An Imaging Review Article on Pleura Pulmonary Calcification and its Impact
Sushil. G. Kachewar, Devidas. S. Kulkarni
1. Associate Professor, Rural Medical College (RMC), PIMS, Loni, India. 2. Professor, Rural Medical College (RMC), PIMS, Loni, India.
Correspondence Address :
Dr. Sushil Kachewar,
Associate Professor, Rural Medical College,
PIMS, Loni, India
The lungs as well as the pleura are common sites of calcification. Important causes of calcification of lung parenchymal are prior infections (like viral pneumonia, miliary Koch`s), primary lung tumours and calcifying metastases to lung from carcinoma of breast, testes, thyroid and osteosarcoma. Lung parenchymal calcifications may also be seen in occupational lung diseases like coal workers pneumoconiosis. Common causes of pleural calcification are tuberculosis, asbestosis, empyema and old hemothorax. Primary pleural malignancy like mesothelioma and pleural metastases from carcinoma of breast, testes, thyroid and osteosarcoma can also calcify. While tiny calcifications are seen only on high resolution computed tomography [HRCT], larger calcifications are visible on routine chest radiographs as well. Ultrasound of the thorax does not demonstrate them satisfactorily. As the calcifications involving the Lung and the Pleura can have grave significance especially in the setting of neoplastic conditions, it is important to know how they appear on some common imaging modalities.
|Keywords : Tumoural calcinosis, Imaging, Radiology, MRI, X-Ray|
In quest of answers to find the cause of calcification processes involving the lung and the pleura, an approach based on the etiological factors appears rational, informative and satisfactory. The lung parenchymal shows calcifications as sequelae of prior infections. These infections could be due to viruses or due to bacteria like mycobacterium tuberculosis. Fungal infections too may manifest with calcifications. Primary tumors of the lungs like adenocarcinoma and small cell tumors too show calcifications. Lung metastases from primaries in breast, testes, thyroid and peripheral osteosarcoma too demonstrate calcifications. Lung parenchymal calcifications may also be seen in occupational lung diseases like coal workers pneumoconiosis. Commonest causes of pleural calcification are tuberculosis, asbestosis, empyema and old hemothorax. Primary pleural malignancy like mesothelioma and pleural metastases from carcinoma of breast, testes, thyroid and osteosarcoma can also calcify. Imaging modalities like plain radiographs and High Resolution Computed Tomography [HRCT], demonstrate the pulmonary as well as pleural calcifications satisfactorily.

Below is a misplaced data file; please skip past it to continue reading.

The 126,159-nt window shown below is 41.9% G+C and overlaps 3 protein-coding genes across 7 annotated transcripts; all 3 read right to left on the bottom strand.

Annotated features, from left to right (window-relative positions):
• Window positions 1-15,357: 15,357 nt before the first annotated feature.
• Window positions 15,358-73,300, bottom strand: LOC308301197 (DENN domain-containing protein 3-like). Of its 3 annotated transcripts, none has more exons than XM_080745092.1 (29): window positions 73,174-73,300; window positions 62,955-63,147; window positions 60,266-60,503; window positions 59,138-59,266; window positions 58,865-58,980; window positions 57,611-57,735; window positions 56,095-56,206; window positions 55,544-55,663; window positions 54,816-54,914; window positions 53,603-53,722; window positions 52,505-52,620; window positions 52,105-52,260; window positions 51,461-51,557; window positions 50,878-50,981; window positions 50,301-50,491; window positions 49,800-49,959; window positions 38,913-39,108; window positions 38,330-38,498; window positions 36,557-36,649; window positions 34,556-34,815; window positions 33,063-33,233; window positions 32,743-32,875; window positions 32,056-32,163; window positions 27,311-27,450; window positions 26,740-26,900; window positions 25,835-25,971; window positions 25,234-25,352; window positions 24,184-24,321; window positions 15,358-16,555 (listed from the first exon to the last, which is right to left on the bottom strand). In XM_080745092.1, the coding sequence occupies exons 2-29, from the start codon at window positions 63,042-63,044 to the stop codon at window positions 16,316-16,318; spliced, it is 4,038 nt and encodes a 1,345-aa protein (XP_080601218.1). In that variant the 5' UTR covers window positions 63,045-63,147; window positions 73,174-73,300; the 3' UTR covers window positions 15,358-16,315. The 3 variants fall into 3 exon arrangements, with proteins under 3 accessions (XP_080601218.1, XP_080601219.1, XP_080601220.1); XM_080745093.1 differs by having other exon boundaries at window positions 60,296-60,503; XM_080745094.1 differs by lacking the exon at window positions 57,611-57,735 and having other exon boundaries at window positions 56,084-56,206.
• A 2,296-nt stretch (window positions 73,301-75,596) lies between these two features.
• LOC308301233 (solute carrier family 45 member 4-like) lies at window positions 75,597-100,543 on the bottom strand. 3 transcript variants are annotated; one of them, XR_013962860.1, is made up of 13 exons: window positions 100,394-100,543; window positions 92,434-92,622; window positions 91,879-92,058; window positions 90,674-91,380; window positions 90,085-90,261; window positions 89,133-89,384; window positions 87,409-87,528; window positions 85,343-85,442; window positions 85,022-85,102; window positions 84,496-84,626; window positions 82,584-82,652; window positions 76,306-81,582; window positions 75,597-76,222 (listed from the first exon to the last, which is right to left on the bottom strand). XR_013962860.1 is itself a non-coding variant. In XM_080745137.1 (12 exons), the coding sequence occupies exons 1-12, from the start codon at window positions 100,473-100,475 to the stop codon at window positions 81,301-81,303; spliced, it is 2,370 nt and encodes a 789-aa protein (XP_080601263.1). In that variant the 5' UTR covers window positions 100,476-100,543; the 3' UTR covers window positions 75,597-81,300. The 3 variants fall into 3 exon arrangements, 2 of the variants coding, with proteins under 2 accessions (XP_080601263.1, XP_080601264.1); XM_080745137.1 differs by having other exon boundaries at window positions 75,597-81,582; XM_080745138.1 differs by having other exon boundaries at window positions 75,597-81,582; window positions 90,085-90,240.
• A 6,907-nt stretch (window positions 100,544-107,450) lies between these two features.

The Processes and Determinants of Pleuro-Pulmonary Calcifications
Pleural fibro-hyaline calcification and plaques are noted in about 1% of chest radiographs carried out as a routine in adults (1). CT scan however demonstrates these calcifications in many more conditions like hamartoma (2), chondroma (3), carcinoid (4), lung carcinoma (5), metastatic calcifications following cardiac surgery in children (6), calcinosis following liver transplant (7), pulmonary alveolar microlithiasis (8), Amiodarone pulmonary toxicity (9) to name a few.
Pleural Calcification is commonly seen in Empyema, Tuberculosis, Hemothorax, Exudative pleural collections, Asbestos Exposure, Silicosis and Talc Exposure. Common causes of Empyema are Pneumonia, Septic emboli, Lung abscess, Bacterial Pneumonia like Staphylococcus aureus and Gram negative pneumonias. Pleural calcification is seen as radioopacity along the pleural contour (Table/Fig 1).
The stages in pleural calcifications in Para pneumonic Effusion are:
Stage 1 is an Exudative stage in which the capillary permeability is increased. Initially the accumulated pleural fluid is sterile. Most resolve with proper antibiotic therapy.
Stage 2 is characterised by fibro-purulent fluid containing bacteria and neutrophils. The fibrin deposition prevents resorption of fluid and leads to loculated collections.
Stage 3 occurs 2-3 weeks post initial effusion. There develops pleural fibrosis with entrapped lung. Dystrophic calcification finally develops after resolution of effusion.
In tuberculous effusion, there is rupture of sub-pleural caseating granulomas that gradually heal if adequately treated or if patient has good immunity; with fibrosis and ultimately develops dystrophic calcifications. As per newer research, it has been realized that lymphocytic alveolitis and pleural calcifications in non-occupational asbestos exposure confer protection against neoplasia (10). Pulmonary calcifications are caused mainly by two mechanisms: the dystrophic form and the metastatic form (11),(12). Despite the different aetiologies, it has been found that the pulmonary function and clinical manifestations are quite similar in both forms. It appears as well defined round or irregular radio-opacity within the confines of lung parenchyma (Table/Fig 2).